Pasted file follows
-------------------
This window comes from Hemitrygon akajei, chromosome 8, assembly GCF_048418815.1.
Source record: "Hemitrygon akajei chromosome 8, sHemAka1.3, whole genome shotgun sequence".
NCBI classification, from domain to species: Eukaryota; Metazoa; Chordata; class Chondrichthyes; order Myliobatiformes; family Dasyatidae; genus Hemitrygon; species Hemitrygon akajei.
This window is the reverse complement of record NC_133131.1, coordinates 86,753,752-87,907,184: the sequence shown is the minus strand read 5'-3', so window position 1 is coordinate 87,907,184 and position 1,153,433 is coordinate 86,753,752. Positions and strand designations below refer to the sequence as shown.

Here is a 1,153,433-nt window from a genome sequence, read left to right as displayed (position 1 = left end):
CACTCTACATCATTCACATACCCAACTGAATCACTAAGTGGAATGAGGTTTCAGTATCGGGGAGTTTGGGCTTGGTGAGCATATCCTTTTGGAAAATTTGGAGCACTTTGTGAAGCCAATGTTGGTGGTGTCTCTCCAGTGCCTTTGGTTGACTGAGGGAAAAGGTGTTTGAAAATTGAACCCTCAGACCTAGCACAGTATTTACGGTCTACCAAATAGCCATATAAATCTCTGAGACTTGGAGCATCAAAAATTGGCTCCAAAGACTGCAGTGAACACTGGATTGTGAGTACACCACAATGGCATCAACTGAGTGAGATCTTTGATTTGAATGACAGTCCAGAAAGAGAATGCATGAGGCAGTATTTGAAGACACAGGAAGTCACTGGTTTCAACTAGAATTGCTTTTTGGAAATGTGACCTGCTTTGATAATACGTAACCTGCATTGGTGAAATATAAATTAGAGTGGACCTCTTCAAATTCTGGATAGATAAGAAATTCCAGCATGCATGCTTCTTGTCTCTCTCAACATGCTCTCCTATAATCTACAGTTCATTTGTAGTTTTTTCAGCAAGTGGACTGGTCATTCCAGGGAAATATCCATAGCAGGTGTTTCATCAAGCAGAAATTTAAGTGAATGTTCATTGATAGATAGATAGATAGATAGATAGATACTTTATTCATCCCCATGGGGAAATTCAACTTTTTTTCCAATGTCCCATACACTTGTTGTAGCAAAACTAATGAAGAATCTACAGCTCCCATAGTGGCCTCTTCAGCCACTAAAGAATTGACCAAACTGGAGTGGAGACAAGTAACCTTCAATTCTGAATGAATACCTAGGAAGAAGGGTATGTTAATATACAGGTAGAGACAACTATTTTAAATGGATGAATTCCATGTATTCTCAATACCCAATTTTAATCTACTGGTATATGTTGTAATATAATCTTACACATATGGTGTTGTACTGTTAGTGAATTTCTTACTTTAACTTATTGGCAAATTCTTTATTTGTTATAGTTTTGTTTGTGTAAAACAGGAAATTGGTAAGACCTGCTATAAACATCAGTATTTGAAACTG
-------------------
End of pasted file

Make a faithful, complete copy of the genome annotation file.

This window comes from Hemitrygon akajei, chromosome 8, assembly GCF_048418815.1.
Source record: "Hemitrygon akajei chromosome 8, sHemAka1.3, whole genome shotgun sequence".
NCBI classification, from domain to species: Eukaryota; Metazoa; Chordata; class Chondrichthyes; order Myliobatiformes; family Dasyatidae; genus Hemitrygon; species Hemitrygon akajei.
This window is the reverse complement of record NC_133131.1, coordinates 86,753,752-87,907,184: the sequence shown is the minus strand read 5'-3', so window position 1 is coordinate 87,907,184 and position 1,153,433 is coordinate 86,753,752. Positions and strand designations below refer to the sequence as shown.

Here is a 1,153,433-nt window from a genome sequence, read left to right as displayed (position 1 = left end):
CACTCTACATCATTCACATACCCAACTGAATCACTAAGTGGAATGAGGTTTCAGTATCGGGGAGTTTGGGCTTGGTGAGCATATCCTTTTGGAAAATTTGGAGCACTTTGTGAAGCCAATGTTGGTGGTGTCTCTCCAGTGCCTTTGGTTGACTGAGGGAAAAGGTGTTTGAAAATTGAACCCTCAGACCTAGCACAGTATTTACGGTCTACCAAATAGCCATATAAATCTCTGAGACTTGGAGCATCAAAAATTGGCTCCAAAGACTGCAGTGAACACTGGATTGTGAGTACACCACAATGGCATCAACTGAGTGAGATCTTTGATTTGAATGACAGTCCAGAAAGAGAATGCATGAGGCAGTATTTGAAGACACAGGAAGTCACTGGTTTCAACTAGAATTGCTTTTTGGAAATGTGACCTGCTTTGATAATACGTAACCTGCATTGGTGAAATATAAATTAGAGTGGACCTCTTCAAATTCTGGATAGATAAGAAATTCCAGCATGCATGCTTCTTGTCTCTCTCAACATGCTCTCCTATAATCTACAGTTCATTTGTAGTTTTTTCAGCAAGTGGACTGGTCATTCCAGGGAAATATCCATAGCAGGTGTTTCATCAAGCAGAAATTTAAGTGAATGTTCATTGATAGATAGATAGATAGATAGATAGATACTTTATTCATCCCCATGGGGAAATTCAACTTTTTTTCCAATGTCCCATACACTTGTTGTAGCAAAACTAATGAAGAATCTACAGCTCCCATAGTGGCCTCTTCAGCCACTAAAGAATTGACCAAACTGGAGTGGAGACAAGTAACCTTCAATTCTGAATGAATACCTAGGAAGAAGGGTATGTTAATATACAGGTAGAGACAACTATTTTAAATGGATGAATTCCATGTATTCTCAATACCCAATTTTAATCTACTGGTATATGTTGTAATATAATCTTACACATATGGTGTTGTACTGTTAGTGAATTTCTTACTTTAACTTATTGGCAAATTCTTTATTTGTTATAGTTTTGTTTGTGTAAAACAGGAAATTGGTAAGACCTGCTATAAACATCAGTATTTGAAACTG